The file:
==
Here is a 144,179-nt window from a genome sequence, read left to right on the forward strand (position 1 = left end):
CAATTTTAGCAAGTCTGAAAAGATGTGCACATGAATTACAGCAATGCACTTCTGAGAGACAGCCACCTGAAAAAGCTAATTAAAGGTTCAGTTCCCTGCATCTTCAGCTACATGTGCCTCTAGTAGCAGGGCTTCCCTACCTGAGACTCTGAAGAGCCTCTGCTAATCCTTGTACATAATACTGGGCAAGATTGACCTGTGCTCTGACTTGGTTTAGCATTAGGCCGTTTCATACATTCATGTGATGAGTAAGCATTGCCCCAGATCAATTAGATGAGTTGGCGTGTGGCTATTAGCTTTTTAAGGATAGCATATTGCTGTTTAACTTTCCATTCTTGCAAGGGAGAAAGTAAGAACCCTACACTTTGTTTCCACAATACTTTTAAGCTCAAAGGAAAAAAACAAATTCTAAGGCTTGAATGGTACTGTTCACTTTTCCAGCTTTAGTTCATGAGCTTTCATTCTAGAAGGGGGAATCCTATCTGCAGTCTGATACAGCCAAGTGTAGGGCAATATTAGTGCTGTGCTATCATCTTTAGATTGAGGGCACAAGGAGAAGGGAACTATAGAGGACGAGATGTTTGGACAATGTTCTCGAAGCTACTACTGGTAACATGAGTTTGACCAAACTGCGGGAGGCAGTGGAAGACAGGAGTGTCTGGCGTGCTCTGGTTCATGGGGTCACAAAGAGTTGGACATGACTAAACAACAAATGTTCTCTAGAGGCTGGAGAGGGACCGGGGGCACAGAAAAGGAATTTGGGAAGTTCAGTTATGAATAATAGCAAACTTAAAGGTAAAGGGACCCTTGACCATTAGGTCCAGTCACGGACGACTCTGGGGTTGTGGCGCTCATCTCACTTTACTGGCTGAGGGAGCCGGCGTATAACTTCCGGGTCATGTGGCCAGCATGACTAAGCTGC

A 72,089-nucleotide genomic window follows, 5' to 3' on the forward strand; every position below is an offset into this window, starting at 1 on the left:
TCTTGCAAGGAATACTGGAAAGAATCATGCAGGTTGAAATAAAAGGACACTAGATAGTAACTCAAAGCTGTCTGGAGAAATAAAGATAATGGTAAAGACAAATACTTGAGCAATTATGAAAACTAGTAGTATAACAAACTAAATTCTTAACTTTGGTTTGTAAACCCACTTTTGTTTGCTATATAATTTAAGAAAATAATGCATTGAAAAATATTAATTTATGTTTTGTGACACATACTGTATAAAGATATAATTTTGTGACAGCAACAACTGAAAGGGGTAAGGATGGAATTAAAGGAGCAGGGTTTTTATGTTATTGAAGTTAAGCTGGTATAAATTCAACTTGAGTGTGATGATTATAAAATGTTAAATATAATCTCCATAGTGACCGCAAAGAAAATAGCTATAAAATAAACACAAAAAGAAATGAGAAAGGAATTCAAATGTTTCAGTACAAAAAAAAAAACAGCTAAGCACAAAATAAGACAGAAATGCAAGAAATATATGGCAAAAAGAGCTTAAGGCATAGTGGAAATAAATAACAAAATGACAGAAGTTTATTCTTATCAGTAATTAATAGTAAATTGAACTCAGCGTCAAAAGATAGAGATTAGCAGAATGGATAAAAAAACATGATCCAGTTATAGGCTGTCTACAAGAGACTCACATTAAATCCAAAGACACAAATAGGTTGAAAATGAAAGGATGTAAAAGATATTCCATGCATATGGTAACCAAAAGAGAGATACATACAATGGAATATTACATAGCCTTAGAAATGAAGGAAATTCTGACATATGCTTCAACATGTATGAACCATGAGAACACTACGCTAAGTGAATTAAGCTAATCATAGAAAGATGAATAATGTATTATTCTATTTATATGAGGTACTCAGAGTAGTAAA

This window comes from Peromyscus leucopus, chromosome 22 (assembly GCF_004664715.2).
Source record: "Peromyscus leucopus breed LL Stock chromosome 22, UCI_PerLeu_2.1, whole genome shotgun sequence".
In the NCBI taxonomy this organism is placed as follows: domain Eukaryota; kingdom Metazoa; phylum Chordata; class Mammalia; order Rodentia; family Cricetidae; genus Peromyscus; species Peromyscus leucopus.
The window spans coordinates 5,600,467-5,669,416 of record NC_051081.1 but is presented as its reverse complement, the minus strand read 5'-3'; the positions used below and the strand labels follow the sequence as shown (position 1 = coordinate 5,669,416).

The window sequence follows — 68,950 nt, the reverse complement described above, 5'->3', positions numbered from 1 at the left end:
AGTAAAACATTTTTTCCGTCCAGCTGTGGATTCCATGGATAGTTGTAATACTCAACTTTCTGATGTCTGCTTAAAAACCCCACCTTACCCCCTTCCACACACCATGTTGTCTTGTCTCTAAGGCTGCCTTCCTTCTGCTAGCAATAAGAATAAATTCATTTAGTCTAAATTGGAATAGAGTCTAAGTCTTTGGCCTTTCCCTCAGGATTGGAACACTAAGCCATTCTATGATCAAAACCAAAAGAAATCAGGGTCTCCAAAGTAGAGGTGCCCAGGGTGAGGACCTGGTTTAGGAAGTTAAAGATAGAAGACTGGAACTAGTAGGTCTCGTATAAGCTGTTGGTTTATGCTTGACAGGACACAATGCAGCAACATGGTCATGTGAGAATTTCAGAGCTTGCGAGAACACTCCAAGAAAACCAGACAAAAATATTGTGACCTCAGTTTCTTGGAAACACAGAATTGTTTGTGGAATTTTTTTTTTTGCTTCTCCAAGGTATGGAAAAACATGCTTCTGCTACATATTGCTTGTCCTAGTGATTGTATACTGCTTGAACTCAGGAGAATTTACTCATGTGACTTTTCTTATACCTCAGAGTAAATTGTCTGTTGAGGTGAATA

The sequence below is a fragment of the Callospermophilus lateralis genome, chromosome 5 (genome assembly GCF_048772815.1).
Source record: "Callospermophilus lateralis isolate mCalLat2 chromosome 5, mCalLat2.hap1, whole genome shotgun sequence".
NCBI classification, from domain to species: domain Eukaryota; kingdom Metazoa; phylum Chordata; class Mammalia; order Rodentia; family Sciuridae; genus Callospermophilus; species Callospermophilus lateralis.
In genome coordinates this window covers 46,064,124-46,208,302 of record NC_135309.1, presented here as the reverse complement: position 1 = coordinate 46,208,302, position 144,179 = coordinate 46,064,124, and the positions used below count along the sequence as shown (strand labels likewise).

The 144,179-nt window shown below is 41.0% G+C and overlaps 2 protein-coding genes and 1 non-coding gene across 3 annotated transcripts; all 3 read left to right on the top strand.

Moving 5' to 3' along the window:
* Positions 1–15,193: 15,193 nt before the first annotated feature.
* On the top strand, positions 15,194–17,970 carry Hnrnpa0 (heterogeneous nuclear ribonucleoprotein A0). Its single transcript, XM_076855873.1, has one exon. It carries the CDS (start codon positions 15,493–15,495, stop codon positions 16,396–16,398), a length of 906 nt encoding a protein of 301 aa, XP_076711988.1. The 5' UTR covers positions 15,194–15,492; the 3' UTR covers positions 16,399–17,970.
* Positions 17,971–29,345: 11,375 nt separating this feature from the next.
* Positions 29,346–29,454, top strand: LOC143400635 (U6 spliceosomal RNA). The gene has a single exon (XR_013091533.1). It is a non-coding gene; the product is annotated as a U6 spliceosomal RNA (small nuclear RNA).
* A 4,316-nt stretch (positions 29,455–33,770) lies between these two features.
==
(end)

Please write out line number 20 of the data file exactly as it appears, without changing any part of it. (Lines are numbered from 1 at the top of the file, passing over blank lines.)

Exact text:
* Positions 29,346–29,454, top strand: LOC143400635 (U6 spliceosomal RNA). The gene has a single exon (XR_013091533.1). It is a non-coding gene; the product is annotated as a U6 spliceosomal RNA (small nuclear RNA).